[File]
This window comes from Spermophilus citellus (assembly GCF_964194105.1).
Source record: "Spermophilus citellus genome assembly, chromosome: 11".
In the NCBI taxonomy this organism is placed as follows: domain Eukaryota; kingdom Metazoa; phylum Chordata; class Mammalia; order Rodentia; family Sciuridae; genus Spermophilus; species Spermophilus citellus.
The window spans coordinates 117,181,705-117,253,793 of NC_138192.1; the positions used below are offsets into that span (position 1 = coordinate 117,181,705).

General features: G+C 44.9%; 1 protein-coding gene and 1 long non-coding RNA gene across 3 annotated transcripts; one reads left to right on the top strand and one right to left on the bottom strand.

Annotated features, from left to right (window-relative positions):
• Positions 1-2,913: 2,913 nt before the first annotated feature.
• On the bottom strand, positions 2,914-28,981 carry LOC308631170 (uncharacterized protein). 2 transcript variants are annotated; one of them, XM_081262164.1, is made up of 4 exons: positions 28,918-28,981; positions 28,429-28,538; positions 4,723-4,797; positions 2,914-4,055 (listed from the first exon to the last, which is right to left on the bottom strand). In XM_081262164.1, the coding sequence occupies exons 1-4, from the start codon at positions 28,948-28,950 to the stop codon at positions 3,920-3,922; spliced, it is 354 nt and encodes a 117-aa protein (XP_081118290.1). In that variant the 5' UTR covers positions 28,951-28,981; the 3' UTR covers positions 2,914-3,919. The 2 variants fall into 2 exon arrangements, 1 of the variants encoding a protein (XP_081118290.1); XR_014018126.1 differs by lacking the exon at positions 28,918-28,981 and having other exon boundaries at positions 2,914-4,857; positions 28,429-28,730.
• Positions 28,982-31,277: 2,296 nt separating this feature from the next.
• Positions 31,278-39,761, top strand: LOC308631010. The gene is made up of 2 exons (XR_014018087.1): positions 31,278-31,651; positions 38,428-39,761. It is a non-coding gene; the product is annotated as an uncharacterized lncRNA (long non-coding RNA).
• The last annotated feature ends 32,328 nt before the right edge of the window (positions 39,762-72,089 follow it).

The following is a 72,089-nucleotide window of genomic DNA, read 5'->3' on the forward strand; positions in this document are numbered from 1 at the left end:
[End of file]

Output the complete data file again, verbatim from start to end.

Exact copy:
This window comes from Spermophilus citellus (assembly GCF_964194105.1).
Source record: "Spermophilus citellus genome assembly, chromosome: 11".
In the NCBI taxonomy this organism is placed as follows: domain Eukaryota; kingdom Metazoa; phylum Chordata; class Mammalia; order Rodentia; family Sciuridae; genus Spermophilus; species Spermophilus citellus.
The window spans coordinates 117,181,705-117,253,793 of NC_138192.1; the positions used below are offsets into that span (position 1 = coordinate 117,181,705).

General features: G+C 44.9%; 1 protein-coding gene and 1 long non-coding RNA gene across 3 annotated transcripts; one reads left to right on the top strand and one right to left on the bottom strand.

Annotated features, from left to right (window-relative positions):
• Positions 1-2,913: 2,913 nt before the first annotated feature.
• On the bottom strand, positions 2,914-28,981 carry LOC308631170 (uncharacterized protein). 2 transcript variants are annotated; one of them, XM_081262164.1, is made up of 4 exons: positions 28,918-28,981; positions 28,429-28,538; positions 4,723-4,797; positions 2,914-4,055 (listed from the first exon to the last, which is right to left on the bottom strand). In XM_081262164.1, the coding sequence occupies exons 1-4, from the start codon at positions 28,948-28,950 to the stop codon at positions 3,920-3,922; spliced, it is 354 nt and encodes a 117-aa protein (XP_081118290.1). In that variant the 5' UTR covers positions 28,951-28,981; the 3' UTR covers positions 2,914-3,919. The 2 variants fall into 2 exon arrangements, 1 of the variants encoding a protein (XP_081118290.1); XR_014018126.1 differs by lacking the exon at positions 28,918-28,981 and having other exon boundaries at positions 2,914-4,857; positions 28,429-28,730.
• Positions 28,982-31,277: 2,296 nt separating this feature from the next.
• Positions 31,278-39,761, top strand: LOC308631010. The gene is made up of 2 exons (XR_014018087.1): positions 31,278-31,651; positions 38,428-39,761. It is a non-coding gene; the product is annotated as an uncharacterized lncRNA (long non-coding RNA).
• The last annotated feature ends 32,328 nt before the right edge of the window (positions 39,762-72,089 follow it).

The following is a 72,089-nucleotide window of genomic DNA, read 5'->3' on the forward strand; positions in this document are numbered from 1 at the left end: